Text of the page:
Stress Test: Morgan Needs 1.8 Billion; Egan-Jones Says 40 Billion & MS Is Gravely Ill

Discussion in 'Wall St. News' started by ByLoSellHi, May 9, 2009.

  1. This is just one additional example of what a sick joke the 'stress test' was.

    The only question you all need to ask yourselves is when the facts dawn on the sheeple, because the government won't be able to mislead them and lie to them forever. stanley&st=cse

    Egan-Jones Takes Dim View of Morgan Stanley’s Health

    May 8, 2009, 7:31 pm

    While Morgan Stanley received a relatively clean bill of health from the government on Thursday, analysts at Egan-Jones, the credit rating agency, aren’t convinced that the firm has enough capital to weather the economic storm.

    Egan-Jones contended in a note to its clients Friday afternoon that Morgan Stanley needs around $40 billion in new capital in order to stand on its two feet without the help of the government.

    The shockingly big number is in stark contrast to the government’s stress-test results released Thursday, which said the bank would need just $1.8 billion in additional capital.

    At issue is how much capital Morgan Stanley has in relation to its total assets. The larger the disparity between assets and capital, the more risk the firm is taking on. To decrease risk to satisfy investors, Morgan Stanley has been aggressively deleveraging its balance sheet for the past year by selling assets and raising new capital.

    Over the past year, the firm has nearly halved the amount of assets on its balance sheet, to $626 billion from about $1.1 trillion.

    While Egan-Jones acknowledges that Morgan Stanley has reduced the assets on its balance sheet, it is not convinced that the investment bank has transferred the economic risk of those assets to third parties.

    “That’s a massive decline in its asset base at a time when it is very difficult to delver,” Sean Egan, one of the firm’s founding principals, told DealBook.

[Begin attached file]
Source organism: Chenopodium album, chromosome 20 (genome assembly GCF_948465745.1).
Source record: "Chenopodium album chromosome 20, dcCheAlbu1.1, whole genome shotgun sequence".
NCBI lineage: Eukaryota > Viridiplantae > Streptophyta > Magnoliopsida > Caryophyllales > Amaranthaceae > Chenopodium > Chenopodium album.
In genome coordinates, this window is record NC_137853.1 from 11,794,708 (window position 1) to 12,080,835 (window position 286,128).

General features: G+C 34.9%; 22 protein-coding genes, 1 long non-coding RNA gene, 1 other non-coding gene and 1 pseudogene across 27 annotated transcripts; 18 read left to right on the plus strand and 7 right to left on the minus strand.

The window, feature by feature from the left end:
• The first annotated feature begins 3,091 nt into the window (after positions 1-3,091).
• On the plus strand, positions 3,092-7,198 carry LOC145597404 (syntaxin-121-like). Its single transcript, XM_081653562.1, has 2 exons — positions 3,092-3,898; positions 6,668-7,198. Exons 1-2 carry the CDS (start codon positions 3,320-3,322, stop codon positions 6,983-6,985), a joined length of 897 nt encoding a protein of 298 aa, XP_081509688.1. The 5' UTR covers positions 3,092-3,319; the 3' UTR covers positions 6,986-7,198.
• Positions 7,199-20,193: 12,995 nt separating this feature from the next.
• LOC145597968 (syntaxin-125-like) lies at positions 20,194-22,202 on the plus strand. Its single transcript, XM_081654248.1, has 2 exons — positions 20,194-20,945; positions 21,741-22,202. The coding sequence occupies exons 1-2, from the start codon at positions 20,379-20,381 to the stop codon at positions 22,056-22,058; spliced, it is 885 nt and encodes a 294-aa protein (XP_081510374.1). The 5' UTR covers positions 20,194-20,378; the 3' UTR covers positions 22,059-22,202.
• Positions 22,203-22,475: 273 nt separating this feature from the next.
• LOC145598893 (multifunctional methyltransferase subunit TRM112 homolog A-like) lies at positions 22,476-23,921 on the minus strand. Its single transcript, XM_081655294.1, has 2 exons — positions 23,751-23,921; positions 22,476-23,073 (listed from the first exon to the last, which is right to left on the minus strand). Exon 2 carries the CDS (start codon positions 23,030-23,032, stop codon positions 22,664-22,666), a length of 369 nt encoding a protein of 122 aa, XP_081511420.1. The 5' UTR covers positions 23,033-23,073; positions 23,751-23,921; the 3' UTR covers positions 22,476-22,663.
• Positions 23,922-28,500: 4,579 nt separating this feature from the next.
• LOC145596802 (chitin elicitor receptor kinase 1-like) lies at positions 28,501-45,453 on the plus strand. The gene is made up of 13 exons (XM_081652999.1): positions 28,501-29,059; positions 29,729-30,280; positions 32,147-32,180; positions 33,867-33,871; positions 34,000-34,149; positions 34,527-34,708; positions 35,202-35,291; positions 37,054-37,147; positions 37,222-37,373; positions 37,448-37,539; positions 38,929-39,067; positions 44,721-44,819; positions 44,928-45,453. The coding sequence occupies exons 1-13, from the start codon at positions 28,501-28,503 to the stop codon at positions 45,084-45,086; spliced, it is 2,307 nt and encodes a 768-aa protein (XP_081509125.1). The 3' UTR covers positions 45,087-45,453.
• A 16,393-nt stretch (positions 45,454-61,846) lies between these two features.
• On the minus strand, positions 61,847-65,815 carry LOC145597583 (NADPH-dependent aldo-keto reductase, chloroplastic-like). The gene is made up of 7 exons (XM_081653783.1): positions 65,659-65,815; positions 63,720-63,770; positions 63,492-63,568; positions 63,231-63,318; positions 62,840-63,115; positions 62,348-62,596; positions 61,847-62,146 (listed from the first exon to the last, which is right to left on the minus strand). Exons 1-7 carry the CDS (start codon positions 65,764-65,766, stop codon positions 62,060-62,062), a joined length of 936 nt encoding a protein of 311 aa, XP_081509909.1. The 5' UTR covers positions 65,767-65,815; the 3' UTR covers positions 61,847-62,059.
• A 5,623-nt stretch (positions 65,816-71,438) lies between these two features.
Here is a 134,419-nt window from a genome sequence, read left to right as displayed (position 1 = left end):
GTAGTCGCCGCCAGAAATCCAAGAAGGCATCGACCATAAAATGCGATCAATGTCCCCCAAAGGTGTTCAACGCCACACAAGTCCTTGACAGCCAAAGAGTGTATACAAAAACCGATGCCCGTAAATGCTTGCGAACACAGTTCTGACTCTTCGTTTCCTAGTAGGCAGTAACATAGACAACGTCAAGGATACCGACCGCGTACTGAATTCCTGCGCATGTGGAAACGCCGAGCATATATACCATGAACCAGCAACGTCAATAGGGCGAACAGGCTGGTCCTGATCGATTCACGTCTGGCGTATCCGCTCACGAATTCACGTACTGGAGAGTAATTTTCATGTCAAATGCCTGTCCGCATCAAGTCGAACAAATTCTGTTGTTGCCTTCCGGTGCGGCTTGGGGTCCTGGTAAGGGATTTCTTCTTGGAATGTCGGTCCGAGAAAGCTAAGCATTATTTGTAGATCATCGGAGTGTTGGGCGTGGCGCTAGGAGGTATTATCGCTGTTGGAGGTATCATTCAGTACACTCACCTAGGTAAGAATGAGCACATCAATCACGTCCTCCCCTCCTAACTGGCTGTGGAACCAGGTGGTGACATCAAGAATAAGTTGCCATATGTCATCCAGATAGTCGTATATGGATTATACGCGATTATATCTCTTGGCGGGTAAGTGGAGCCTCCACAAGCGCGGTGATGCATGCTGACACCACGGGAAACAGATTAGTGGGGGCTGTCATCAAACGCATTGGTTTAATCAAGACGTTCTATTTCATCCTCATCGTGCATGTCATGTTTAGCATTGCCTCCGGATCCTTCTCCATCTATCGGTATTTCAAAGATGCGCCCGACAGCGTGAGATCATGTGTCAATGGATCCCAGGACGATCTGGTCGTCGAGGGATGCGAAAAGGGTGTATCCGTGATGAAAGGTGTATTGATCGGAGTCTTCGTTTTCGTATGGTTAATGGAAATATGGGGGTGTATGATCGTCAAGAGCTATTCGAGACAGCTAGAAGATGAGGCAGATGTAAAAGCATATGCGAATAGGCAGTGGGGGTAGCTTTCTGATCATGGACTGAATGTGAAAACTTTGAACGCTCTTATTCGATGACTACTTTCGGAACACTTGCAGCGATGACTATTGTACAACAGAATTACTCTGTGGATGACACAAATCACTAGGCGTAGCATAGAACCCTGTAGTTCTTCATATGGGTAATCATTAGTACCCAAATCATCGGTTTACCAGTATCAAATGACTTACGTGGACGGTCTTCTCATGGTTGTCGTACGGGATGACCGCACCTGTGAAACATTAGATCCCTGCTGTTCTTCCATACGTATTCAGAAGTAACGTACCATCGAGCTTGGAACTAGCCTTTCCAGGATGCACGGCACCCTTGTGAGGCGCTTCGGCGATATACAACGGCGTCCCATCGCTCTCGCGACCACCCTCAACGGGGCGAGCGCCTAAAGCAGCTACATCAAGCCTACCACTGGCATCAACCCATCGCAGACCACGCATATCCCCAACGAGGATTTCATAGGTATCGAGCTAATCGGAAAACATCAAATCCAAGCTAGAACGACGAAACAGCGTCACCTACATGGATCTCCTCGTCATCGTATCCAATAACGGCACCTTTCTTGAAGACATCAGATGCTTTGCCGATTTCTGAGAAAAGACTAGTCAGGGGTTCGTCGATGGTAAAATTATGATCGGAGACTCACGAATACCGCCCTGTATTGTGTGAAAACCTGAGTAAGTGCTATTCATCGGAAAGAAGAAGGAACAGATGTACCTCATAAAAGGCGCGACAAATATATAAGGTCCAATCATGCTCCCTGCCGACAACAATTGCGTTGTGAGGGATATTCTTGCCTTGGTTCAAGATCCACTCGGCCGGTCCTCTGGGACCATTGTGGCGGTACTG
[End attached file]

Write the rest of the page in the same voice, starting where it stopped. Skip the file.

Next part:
He listed examples of how other firms — like Lehman Brothers and Merrill Lynch — were able to shove toxic assets out the door last year by self-financing the deals and even guaranteeing some of the losses. So while the assets were technically off the balance sheets, the firms still had an economic interest in those assets because they stood to lose money if the securities blew up.

    Mr. Egan added that he found it hard to believe how Morgan Stanley was able to effectively sell $600 billion in assets last year without posting far larger losses than it reported. That is why his firm believes the company must have transferred those assets to other vehicles in which Morgan Stanley still had an economic interest. Based on that assumption, he believes the firm’s asset base is still around $1 trillion.

    Morgan Stanley said it did not comment on analyst reports, but it emphasized that its asset base was $626 billion, not $1 trillion.

    Mr. Egan believes that Morgan Stanley needs to have 7 percent to 8 percent of real capital, which he defines as market capitalization, to its total assets, to be considered strong enough to sell debt to investors at reasonable levels. Based on that metric, Morgan Stanley would need to raise its market value to $70 billion to $80 billion from its current $33 billion.

    “You can spend a lot of time making adjustments, but at the end of the day you are trying to provide comfort to the nerds of the world that assess credit quality, and a good measure is 7 to 8 percent,” Mr. Jones said, defending his analysis. “That will enable Morgan Stanley to issue debt at a stand-alone price.”

    Morgan Stanley took steps on Friday to prove it is in sound financial health, issuing $4 billion in new equity and another $4 billion in new debt to bolster its capital base. Both offerings flew off the shelves.

    But Egan-Jones believes that the rate that Morgan Stanley is paying on the debt proves that the company can’t stand on its own. The debt carried an interest rate of about 4 percent over Treasurys, and the ratings agency said that it would increase interest costs at Morgan Stanley by $240 million.

    Mr. Egan said that it would be difficult for the investment bank to make money at those rates.

    “Morgan Stanley is probably going to say we are stupid, that we don’t know, that we don’t understand enough to make the adjustments,” he said. “Forget it. The reality is that they have to raise more capital to access the public markets at a reasonable rate.”

    – Cyrus Sanati